Sting returns kids to class
Superior police teamed with the Superior School District to locate 23 missing high school students last month. Project Truancy is the first collaboration of its kind in Superior. Launched Sept. 13, it encompassed five days of police investigation...
Superior police teamed with the Superior School District to locate 23 missing high school students last month.
Project Truancy is the first collaboration of its kind in Superior. Launched Sept. 13, it encompassed five days of police investigation. Officers were provided with contact information for 40 students who were identified as being no-shows or truant. Then they started making house calls.
By knocking on doors, talking to neighbors and offering police escorts, officers brought 23 students back to Superior High School. Of them, 16 have begun to attend class regularly, according to Superintendent Jay Mitchell.
"In my mind, it's a good thing," he said.
In Wisconsin, districts are tasked with tracking students throughout their education. When children transfer to another district or start home schooling, that has to be documented.
"If we don't know where some kids are, that goes against us," Mitchell said. "If we can't find truants, they become drop-outs."
Students coded as drop-outs, even if they may have just been tracked incorrectly, count against the school's graduation rate. In the past five years, that rate has fluctuated from 92 percent to a low of 81 percent in 2006.
"Our staying on top of this will help the graduation rate," said SHS Principal Kent Bergum.
"We're being more proactive," Mitchell said.
Before Project Truancy, the district had 63 high school students listed as no-shows or truant, 23 of whom are no longer in the district. That left 40 mysteries to solve.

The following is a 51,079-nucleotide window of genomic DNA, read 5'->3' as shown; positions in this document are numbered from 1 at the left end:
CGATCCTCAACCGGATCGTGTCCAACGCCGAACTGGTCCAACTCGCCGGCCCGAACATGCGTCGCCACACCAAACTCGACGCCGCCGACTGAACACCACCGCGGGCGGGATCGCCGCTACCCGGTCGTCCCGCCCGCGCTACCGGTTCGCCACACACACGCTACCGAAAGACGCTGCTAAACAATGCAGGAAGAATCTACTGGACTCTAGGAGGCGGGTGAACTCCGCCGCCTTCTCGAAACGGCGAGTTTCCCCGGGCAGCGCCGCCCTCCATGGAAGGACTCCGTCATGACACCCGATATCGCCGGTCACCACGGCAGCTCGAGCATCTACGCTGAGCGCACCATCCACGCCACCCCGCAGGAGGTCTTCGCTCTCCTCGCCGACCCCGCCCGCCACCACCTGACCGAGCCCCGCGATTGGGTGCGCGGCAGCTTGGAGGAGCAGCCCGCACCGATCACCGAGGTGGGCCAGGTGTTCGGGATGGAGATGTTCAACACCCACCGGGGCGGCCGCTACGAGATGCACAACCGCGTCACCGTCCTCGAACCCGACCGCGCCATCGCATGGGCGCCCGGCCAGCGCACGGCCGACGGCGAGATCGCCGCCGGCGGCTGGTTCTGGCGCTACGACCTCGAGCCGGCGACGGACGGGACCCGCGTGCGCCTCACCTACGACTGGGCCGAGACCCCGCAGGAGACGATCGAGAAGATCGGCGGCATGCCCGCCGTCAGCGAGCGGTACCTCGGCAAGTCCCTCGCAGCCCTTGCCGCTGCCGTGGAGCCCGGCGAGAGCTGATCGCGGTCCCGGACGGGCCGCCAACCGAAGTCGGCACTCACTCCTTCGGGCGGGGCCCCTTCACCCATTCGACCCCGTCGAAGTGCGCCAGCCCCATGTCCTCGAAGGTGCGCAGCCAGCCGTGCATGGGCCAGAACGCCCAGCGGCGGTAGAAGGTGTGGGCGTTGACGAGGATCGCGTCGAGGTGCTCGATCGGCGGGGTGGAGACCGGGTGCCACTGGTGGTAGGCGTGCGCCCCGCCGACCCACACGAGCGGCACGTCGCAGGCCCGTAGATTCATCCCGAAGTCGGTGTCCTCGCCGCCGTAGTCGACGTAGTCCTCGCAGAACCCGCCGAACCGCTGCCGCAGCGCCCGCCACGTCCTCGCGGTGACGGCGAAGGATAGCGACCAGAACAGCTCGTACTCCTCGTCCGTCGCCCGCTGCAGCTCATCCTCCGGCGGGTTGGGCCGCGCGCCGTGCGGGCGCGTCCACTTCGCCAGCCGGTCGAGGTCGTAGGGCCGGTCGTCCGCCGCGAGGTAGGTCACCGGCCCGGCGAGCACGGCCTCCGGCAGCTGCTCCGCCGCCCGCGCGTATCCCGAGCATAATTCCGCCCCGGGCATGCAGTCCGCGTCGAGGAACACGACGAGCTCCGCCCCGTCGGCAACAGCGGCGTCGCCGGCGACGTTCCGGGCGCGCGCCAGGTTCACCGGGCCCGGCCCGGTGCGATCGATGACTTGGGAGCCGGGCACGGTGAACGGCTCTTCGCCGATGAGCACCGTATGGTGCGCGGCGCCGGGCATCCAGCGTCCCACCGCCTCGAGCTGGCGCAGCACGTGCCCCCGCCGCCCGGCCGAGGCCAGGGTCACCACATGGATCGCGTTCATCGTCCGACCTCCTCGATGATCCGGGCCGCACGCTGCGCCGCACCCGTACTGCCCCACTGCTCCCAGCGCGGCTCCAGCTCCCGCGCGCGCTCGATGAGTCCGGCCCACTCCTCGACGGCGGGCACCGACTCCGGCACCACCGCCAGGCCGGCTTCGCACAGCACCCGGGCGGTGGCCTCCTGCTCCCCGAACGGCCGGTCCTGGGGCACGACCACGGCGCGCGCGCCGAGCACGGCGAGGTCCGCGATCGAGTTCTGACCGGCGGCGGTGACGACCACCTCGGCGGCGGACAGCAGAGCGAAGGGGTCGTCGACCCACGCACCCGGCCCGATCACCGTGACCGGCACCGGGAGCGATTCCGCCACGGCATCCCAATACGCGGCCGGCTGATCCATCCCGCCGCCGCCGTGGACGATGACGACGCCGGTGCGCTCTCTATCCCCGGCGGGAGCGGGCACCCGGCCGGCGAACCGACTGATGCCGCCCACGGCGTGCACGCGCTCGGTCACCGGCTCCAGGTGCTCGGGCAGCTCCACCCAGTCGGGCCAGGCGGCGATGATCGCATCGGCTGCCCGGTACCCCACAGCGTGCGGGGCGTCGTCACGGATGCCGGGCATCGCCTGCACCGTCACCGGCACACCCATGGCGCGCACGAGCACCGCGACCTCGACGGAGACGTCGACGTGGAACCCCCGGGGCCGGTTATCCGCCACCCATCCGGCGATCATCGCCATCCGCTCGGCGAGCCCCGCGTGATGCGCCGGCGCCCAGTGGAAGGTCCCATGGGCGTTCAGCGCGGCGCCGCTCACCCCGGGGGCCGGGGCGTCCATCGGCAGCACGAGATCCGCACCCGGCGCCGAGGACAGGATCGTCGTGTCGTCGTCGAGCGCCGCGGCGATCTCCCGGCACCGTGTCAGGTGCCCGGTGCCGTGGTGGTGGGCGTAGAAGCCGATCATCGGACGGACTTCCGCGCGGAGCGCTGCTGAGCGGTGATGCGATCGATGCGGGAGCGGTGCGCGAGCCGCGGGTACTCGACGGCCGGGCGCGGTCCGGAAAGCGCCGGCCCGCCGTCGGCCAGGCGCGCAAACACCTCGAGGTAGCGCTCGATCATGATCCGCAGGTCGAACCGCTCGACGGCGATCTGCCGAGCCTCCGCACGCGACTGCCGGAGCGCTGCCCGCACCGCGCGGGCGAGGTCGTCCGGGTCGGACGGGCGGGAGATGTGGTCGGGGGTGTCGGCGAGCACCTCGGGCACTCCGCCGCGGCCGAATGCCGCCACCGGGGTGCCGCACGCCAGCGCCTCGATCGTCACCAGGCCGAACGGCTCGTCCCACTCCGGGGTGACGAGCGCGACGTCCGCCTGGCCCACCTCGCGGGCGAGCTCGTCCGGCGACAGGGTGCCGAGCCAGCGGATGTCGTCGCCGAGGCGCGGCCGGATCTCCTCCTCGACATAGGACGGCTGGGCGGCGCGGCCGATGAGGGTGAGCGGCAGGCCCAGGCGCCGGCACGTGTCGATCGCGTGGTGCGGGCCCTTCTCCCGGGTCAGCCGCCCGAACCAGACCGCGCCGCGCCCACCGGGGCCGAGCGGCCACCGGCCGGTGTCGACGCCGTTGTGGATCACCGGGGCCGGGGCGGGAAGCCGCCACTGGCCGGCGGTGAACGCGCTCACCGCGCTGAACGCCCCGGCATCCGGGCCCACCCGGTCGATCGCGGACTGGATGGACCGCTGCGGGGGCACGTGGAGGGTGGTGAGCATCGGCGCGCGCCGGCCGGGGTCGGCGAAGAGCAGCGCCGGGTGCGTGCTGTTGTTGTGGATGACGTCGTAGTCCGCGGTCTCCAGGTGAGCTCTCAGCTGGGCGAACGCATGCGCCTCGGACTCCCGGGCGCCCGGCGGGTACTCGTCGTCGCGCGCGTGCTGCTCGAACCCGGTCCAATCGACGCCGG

"It's difficult for somebody in this school district to go out and find kids," Mitchell said. "We don't have a truancy officer."
So they called up local law enforcement late in August.
"We were happy to help," said Capt. Chuck LaGesse of the Superior Police Department.
Four officers spent 24 hours making house calls. The cost, footed by the district, was a little more than $1,000.
"It more than paid for itself," Mitchell said.
The extra 23 students, who were included in the district's third Friday count, will net $200,000 for the district, 70 percent of which is paid by the state. In the bigger picture, the entire community benefits.
"There's such a social cost in somebody dropping out of school," LaGesse said. "The cost expended to try to get them back to school is well worth it."
District administrators have planned face-to-face talks with these returning students to discuss education options.
"Some of these kids aren't going to graduate under the regular program," Mitchell said.
"How do you really reach out to all students in individual ways?" Bergum asked.
The district has been working on educational flexibility, with alternatives such as taking classes at the Wisconsin Indianhead Technical College or getting a general education diploma.
"Our goal is to create success for these students," Mitchell said.
To access the options, however, students have to attend school. If they don't, LaGesse said, there's a chance a police officer will knock on their door.
Maria Lockwood covers public safety. E-mail email@example.com or call (715) 395-5025.